Sunitha Srinivas C, Mnemosyne, Writers Workshop, Kolkata, 2012,
49 pages, Price Rs 150/-
Sunitha Srinivas C is a budding poet. Her poems were published earlier by Poets International, Poet Crit, Poets’ Paradise and Indo-Asian Literature. This book under review is indicative of the poet’s mood. The reason for the composer’s production is her imaginative out put. A portmanteau creation the title is a deft combination of mnemonic and an anodyne. It delivers the poet’s insights and ambition. The thirty- nine poems are short and crisp. Poems in short lines give the reader scope to think with the minimum words expressed.
‘Poems are no longer what they used to be, one of her poems states. Musings behind her work indicate the poet’s angst. This is what she states, ‘The creation slips out through the creator’s hand, beyond him and thoughts (read her thoughts) beyond him and becomes alien to the poet who revisits it.’ ‘The ‘bizarre’ thoughts that explode and words in contemporary poems (read Sunitha’s poems) may appear weird and peculiar to the reader.’
The poem ‘Window’ describes what it is: ‘A framework to the outer/ World, nature, life/ Nature in different hues / … all with vision/ Captured/bound, constricted/ Yet free,/As man by life/ Life by death.’ (p.9)
“Reality” shows how bizarre things could be and actually are. “Body to soul/Not mantle to body/a signpost/Of style, status, /Of modernity … Comic show/ A comic relief/ Life and you.’(12.) “ESC”is all about keyboard guides on the personal computer. “Minority” is about reservation, conservation and preservation. The poet says further that everything is in a name. “The Commuter Commutes’ reveals the drudgery and boredom of years of commuting for people. “The Schoolgirl” is sad realism : “At the school gate/led inside the four walls/ gates closed/at the outer world/ to be disciplined/groomed churned/until the world opens/wide-armed to receive/its young’(p.18) The poem “Harmony” is a fine truth about birds and flowers that mock at man who is dry, pale and withered in his dreary existence.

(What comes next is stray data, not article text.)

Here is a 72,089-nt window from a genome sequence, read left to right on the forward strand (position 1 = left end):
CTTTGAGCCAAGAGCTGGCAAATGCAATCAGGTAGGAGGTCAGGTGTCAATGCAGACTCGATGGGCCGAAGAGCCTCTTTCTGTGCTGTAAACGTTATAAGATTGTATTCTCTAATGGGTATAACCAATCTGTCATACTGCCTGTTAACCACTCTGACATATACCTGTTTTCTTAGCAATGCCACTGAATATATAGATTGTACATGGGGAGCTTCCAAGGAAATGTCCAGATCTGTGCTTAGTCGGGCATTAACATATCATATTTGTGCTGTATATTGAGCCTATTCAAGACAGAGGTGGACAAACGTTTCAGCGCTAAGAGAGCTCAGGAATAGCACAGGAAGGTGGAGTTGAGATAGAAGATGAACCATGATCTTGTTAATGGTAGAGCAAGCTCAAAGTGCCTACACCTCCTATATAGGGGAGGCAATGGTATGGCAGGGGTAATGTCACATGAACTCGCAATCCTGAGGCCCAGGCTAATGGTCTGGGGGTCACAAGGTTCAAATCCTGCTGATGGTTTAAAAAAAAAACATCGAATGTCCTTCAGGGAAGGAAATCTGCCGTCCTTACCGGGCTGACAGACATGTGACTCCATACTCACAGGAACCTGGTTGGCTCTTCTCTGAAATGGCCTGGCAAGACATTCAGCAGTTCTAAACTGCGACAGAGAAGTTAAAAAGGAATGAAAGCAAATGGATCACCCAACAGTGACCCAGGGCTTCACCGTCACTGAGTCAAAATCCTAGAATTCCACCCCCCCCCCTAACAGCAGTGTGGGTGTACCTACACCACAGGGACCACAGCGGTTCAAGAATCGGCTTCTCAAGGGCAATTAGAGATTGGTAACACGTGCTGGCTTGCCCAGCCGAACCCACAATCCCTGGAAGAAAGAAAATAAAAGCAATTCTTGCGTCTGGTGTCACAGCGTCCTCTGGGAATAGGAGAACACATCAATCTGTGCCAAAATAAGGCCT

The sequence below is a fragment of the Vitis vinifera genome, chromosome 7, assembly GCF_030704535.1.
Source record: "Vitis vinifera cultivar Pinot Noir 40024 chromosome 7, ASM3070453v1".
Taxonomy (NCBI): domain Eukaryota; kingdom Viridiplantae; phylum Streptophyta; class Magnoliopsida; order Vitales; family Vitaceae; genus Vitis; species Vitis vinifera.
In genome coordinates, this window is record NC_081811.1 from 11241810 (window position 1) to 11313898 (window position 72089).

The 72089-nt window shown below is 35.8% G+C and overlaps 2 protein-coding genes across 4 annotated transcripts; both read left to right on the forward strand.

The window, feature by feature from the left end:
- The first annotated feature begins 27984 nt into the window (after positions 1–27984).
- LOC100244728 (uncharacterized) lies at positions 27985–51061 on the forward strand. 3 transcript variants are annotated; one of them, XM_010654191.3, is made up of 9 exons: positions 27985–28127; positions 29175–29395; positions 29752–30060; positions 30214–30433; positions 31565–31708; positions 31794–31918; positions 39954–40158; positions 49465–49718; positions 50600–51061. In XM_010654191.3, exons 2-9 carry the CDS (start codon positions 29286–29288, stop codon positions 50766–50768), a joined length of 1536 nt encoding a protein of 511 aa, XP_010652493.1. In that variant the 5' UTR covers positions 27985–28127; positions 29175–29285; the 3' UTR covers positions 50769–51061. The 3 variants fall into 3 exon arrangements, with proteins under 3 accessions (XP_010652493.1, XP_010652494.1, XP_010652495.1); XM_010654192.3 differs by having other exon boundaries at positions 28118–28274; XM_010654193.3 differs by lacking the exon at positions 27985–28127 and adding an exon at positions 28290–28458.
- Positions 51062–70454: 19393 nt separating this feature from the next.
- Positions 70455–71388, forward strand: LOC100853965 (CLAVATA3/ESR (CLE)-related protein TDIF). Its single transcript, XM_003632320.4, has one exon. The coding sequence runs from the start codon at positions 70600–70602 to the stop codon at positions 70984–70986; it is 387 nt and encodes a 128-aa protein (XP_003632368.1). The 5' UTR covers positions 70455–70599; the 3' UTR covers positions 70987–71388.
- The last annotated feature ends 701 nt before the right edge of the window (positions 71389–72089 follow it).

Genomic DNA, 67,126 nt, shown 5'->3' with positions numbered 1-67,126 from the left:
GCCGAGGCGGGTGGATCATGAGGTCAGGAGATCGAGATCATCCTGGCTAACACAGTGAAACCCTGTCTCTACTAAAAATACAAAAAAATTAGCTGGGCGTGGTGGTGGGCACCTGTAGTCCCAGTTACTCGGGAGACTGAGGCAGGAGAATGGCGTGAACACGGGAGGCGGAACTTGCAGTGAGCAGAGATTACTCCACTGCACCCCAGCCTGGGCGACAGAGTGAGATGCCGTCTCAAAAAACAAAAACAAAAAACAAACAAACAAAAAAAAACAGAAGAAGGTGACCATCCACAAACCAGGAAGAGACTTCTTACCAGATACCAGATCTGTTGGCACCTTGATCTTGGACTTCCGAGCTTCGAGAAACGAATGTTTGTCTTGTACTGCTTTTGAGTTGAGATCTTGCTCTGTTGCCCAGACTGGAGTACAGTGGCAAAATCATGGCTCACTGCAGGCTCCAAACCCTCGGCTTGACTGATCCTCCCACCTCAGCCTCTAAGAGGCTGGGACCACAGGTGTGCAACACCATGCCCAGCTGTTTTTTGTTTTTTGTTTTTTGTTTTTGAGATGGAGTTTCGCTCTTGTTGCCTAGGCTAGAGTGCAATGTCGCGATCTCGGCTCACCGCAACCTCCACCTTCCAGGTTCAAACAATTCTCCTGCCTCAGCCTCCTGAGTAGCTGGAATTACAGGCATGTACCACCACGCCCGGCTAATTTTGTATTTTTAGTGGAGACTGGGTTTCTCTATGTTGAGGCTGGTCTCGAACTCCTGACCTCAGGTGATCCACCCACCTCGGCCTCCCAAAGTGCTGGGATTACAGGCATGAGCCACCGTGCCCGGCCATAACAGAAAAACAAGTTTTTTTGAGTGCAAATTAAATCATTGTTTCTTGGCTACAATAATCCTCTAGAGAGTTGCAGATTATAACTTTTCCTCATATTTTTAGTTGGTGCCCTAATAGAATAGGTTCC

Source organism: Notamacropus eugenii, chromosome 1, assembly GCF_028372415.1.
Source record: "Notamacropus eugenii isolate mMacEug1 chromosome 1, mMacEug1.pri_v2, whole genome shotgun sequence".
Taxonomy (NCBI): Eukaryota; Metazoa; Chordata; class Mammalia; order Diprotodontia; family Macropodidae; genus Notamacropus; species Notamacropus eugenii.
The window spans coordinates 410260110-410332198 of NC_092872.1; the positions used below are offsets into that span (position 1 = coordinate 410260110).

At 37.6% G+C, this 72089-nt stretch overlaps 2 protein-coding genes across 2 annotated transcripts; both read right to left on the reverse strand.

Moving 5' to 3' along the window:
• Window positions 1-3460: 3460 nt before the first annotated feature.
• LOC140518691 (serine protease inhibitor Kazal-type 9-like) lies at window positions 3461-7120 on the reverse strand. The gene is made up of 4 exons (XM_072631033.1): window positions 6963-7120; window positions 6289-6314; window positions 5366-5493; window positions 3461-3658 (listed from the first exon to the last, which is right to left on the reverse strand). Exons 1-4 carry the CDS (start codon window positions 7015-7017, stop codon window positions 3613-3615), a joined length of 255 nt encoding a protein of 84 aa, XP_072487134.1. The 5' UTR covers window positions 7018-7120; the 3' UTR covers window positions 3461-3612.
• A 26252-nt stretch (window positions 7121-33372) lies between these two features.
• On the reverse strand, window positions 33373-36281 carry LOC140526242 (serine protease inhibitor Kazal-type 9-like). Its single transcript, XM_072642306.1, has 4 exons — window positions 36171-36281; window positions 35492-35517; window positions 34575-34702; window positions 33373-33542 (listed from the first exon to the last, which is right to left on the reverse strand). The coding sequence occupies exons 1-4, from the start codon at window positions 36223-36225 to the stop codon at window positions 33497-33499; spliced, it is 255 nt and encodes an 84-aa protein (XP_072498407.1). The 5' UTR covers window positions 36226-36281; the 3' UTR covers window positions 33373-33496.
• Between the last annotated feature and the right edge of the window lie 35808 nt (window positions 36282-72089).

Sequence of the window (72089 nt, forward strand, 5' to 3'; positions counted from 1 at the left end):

The short lines of Sunith’s poems are sometimes glamorous and sometimes menacing. The poem “SMS” is about the reality of the mobile phone with restlessness of fingers coming from the restlessness of the mind.
Most of the poems are about reality, actuality and not really lovable contemporary life. “Finis” is about woman’s existence: “a life of misery and hope, hope and misery/ a ceaseless struggle with very few happy endings.” (p26)
There are two poems on rain. “In the Rain” is a joyous piece of writing. It is a poem of hope and joy. ‘Man, God’s creation/Drenched in His blessing/Waiting for his Saviour/And Paradise.’( p.27) The other poem “Rain” is not of joy: ‘Drizzling … Storming …/ Touch ever life/Leaving one cold and drenched.’ (p36) “Mind” is an enigma. The poet says that it is a meaningful silence and concludes ‘But finding meaning I cannot.’ (37)
There is a feeling of disillusionment in most of the poems. In “Lacuna”, the longest poem, there is pain, sorrow and turbulence (there is poem too with this title). For all these bothering memories and thoughts, perhaps there may be some anodyne that assuages pain and sorrow.